Thursday, December 03, 2009

Forging science in the CRUcible

I should probably be burned alive for the title pun, but never mind that.  I've neglected to write about a story that broke before Thanksgiving, but I feel compelled to finally do so.  I don't really have a good link to a "summary" of the whole story, but you probably don't have to look very far if you just google "Climategate."  (Ugh.  Can we please get away from adding "gate" to word to name a controversy?  It's just silly, people.)

Edit:  Ah, I have such little imagination.  Here's one from the Times of UK, and here's one AEI.

Here's what I can recall from memory:

A few weeks ago, some computers purportedly hacked at the East Anglia (that's England) Climate Research Unit and a vast array of information leaked onto the internet.  Email, data, modeling programs and algorithms . . . it was a treasure trove of information.  Analysis of the leaked information has led people to conclude that life at CRU was fishy at best and fraudulent at worst.  The emails indicated that the scientists there were purposely avoiding FOIA requests for their data (which they are required to give, since they receive American grant money), spiking the research of colleagues who published research that rejects anthropogenic global warming, and manipulating their data to hide trends which contradicts the AGW hypothesis.  As this has been coming to light and calls have been made for investigations, CRU has admitted to destroying data.

Altogether, that's bad.  It's very counter-intuitive to how the scientific process is supposed to work.  You might want to say that this isn't that big of a deal because this is only one place, and in general peer review is supposed to root out bad science and bad scientists.  One problem is that apparently the CRU crew were big players in the AGW scheme, playing big parts in collaborations such as the IPCC.  Additionally, it seems that a lot of secondary work is based off of what CRU produces, so if they manipulate their data or produce faulty read-outs, those errors may be multiplied down the road.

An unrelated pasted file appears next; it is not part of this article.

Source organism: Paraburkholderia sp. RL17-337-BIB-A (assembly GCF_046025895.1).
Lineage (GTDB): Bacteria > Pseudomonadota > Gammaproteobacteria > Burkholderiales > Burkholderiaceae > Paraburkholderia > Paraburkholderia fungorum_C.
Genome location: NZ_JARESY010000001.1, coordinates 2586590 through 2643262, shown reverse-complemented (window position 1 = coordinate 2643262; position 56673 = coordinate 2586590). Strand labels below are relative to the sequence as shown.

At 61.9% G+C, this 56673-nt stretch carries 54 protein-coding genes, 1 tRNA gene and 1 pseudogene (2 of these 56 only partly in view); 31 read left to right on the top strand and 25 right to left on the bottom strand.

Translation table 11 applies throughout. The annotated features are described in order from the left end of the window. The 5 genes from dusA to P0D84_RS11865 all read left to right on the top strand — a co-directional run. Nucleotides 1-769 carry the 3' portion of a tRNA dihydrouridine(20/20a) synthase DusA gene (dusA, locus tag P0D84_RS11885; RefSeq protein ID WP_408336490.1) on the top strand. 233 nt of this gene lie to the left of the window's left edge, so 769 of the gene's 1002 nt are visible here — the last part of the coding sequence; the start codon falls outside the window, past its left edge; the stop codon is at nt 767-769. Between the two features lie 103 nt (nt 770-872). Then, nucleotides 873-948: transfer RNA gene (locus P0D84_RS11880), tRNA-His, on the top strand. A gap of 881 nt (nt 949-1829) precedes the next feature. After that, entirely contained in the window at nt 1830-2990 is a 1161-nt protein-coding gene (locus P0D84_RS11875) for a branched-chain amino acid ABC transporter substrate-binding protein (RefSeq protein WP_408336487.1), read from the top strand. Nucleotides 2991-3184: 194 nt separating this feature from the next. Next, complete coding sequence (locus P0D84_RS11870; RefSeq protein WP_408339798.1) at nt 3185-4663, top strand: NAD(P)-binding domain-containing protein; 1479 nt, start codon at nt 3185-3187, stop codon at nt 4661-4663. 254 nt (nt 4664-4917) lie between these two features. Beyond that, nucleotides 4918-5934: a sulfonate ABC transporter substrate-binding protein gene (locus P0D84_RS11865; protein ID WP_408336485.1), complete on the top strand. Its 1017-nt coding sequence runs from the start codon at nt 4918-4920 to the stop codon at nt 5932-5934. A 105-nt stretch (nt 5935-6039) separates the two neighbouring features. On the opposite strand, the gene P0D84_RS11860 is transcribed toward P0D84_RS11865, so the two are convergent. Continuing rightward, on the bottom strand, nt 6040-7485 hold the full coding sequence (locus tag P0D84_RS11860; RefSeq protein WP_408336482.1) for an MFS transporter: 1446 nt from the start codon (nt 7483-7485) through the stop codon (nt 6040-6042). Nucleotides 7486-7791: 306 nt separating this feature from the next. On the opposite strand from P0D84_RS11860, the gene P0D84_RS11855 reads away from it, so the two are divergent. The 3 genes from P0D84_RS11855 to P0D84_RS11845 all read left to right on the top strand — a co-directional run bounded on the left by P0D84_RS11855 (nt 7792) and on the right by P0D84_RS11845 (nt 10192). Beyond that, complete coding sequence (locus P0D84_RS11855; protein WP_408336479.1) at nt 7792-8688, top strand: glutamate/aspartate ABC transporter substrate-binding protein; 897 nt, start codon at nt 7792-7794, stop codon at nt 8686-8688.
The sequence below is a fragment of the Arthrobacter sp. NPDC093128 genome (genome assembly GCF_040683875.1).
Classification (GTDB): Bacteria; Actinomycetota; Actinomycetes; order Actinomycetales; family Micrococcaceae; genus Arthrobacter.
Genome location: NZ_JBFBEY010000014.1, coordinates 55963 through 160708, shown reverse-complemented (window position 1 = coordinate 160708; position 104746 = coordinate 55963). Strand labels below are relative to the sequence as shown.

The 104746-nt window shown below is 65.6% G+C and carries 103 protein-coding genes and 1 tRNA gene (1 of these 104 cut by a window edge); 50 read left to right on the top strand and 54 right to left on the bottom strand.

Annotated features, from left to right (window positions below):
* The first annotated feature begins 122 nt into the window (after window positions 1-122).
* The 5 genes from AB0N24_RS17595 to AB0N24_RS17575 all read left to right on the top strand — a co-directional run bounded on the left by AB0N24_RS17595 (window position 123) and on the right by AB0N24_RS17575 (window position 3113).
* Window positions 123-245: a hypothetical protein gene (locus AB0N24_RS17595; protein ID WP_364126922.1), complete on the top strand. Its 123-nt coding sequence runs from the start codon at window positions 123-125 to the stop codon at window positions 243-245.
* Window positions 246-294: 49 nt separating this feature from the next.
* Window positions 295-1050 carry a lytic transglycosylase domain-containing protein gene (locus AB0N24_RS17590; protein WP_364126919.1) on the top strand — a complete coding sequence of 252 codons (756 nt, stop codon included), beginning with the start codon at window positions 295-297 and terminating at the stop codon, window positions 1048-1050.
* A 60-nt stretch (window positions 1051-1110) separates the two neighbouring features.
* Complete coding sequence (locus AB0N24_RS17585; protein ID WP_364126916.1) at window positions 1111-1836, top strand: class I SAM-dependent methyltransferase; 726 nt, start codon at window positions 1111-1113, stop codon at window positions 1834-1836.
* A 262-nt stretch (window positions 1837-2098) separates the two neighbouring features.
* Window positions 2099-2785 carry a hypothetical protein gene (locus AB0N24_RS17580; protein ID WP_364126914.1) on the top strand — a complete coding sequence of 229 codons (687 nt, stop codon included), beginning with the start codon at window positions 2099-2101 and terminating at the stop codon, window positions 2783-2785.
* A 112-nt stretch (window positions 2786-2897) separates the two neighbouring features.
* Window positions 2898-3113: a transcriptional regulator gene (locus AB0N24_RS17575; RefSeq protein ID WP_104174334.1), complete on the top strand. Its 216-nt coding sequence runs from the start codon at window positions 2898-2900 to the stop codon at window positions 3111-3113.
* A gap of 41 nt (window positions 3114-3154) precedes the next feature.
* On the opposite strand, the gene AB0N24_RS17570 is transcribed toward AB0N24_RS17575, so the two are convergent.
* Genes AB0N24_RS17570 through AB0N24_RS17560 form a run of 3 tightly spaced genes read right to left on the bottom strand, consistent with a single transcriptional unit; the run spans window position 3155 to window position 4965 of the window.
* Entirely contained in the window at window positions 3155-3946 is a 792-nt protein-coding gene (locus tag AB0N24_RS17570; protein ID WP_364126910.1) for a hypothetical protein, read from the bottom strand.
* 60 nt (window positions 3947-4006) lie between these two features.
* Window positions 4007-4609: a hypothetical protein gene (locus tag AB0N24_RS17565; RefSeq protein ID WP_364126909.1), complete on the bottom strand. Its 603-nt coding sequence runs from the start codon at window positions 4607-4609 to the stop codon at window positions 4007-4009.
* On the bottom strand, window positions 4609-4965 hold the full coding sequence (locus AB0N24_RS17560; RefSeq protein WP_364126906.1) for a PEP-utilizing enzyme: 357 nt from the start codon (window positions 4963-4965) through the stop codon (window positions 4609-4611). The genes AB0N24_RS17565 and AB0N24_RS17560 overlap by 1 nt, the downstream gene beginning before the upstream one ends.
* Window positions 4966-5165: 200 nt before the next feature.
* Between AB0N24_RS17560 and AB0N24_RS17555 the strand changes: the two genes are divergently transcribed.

Of course, you'll want to read about it yourself.  Some people are debating about the implications for the veracity of the AGW hypothesis altogether.  I'll save my thoughts on that for another post.  Instead, I'd wanted a chance to link to this Wall Street Journal opinion piece saying that the credibility of science is on the line because of this.

I sympathize with a lot of his main point.  The general public is scientifically illiterate in ways that make me uncomfortable sometimes.  Combine that with the fervent, political way in which AGW has been presented to them, and the sudden development that bigwigs up top are putting down the answers that they want and then saying the dog ate their homework, well, I can see how that might lower the general trust in that field specifically and the sciences as a whole.

Still, I'm reminded of another time that big players were found to have falsified their data in a highly controversial field.  It wasn't too long ago that a Korean scientist was found to have forged data related to embryonic stem cell research.  It's unfortunate that I don't remember either his name or the consequences of his shenanigans, but I do remember writing about it on this blog.  My point being that, despite his actions sullying the "respectability" of the field, that area of research has continued onward.

Of course, the two topics are only similar in that there was scientific fraud being committed.  That doesn't make this a bad example, but it does mean that we'll have to wait and see how this plays out.  This could very well be the turning point at which AGW stops being the "consensus" position and politicians stop trying to implement catastrophic economic policies based on the word of over-zealous scientists.  Or it might change absolutely nothing, with a few empty words spoken about how good it is to pick out the bad eggs but that the science is still sound, settled, and must be acted upon with all haste. 

I'm hoping it's the former.  Time will tell.

2 comments:

Anonymous said...

I hope for neither the former nor the latter, specifically.

I hope for whichever position that holds true scientifically to be the one that determines policy.

オテモヤン said...

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